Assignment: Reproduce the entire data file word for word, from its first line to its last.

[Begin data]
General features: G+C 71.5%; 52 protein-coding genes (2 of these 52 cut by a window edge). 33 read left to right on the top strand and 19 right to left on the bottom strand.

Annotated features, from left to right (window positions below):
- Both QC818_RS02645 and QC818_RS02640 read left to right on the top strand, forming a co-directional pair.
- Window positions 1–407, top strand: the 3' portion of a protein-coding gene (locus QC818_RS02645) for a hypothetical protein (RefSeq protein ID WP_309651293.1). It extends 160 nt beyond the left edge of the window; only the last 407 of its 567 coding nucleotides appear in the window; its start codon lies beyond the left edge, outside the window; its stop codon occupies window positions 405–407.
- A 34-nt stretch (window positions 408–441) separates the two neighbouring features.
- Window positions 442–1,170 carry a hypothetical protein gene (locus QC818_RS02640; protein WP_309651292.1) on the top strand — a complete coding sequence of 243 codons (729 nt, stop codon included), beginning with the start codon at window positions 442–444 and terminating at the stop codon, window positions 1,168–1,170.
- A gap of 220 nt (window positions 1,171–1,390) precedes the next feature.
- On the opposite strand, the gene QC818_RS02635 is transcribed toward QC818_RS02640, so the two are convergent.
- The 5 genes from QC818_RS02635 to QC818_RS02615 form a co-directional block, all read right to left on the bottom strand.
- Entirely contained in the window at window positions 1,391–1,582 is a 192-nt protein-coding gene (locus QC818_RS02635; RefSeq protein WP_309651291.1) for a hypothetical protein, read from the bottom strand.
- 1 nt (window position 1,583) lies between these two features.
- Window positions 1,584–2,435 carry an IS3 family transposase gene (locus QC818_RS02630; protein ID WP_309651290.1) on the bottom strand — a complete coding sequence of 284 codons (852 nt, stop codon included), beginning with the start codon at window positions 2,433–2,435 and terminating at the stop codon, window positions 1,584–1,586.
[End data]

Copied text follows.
General features: G+C 71.5%; 52 protein-coding genes (2 of these 52 cut by a window edge). 33 read left to right on the top strand and 19 right to left on the bottom strand.

Annotated features, from left to right (window positions below):
- Both QC818_RS02645 and QC818_RS02640 read left to right on the top strand, forming a co-directional pair.
- Window positions 1–407, top strand: the 3' portion of a protein-coding gene (locus QC818_RS02645) for a hypothetical protein (RefSeq protein ID WP_309651293.1). It extends 160 nt beyond the left edge of the window; only the last 407 of its 567 coding nucleotides appear in the window; its start codon lies beyond the left edge, outside the window; its stop codon occupies window positions 405–407.
- A 34-nt stretch (window positions 408–441) separates the two neighbouring features.
- Window positions 442–1,170 carry a hypothetical protein gene (locus QC818_RS02640; protein WP_309651292.1) on the top strand — a complete coding sequence of 243 codons (729 nt, stop codon included), beginning with the start codon at window positions 442–444 and terminating at the stop codon, window positions 1,168–1,170.
- A gap of 220 nt (window positions 1,171–1,390) precedes the next feature.
- On the opposite strand, the gene QC818_RS02635 is transcribed toward QC818_RS02640, so the two are convergent.
- The 5 genes from QC818_RS02635 to QC818_RS02615 form a co-directional block, all read right to left on the bottom strand.
- Entirely contained in the window at window positions 1,391–1,582 is a 192-nt protein-coding gene (locus QC818_RS02635; RefSeq protein WP_309651291.1) for a hypothetical protein, read from the bottom strand.
- 1 nt (window position 1,583) lies between these two features.
- Window positions 1,584–2,435 carry an IS3 family transposase gene (locus QC818_RS02630; protein ID WP_309651290.1) on the bottom strand — a complete coding sequence of 284 codons (852 nt, stop codon included), beginning with the start codon at window positions 2,433–2,435 and terminating at the stop codon, window positions 1,584–1,586.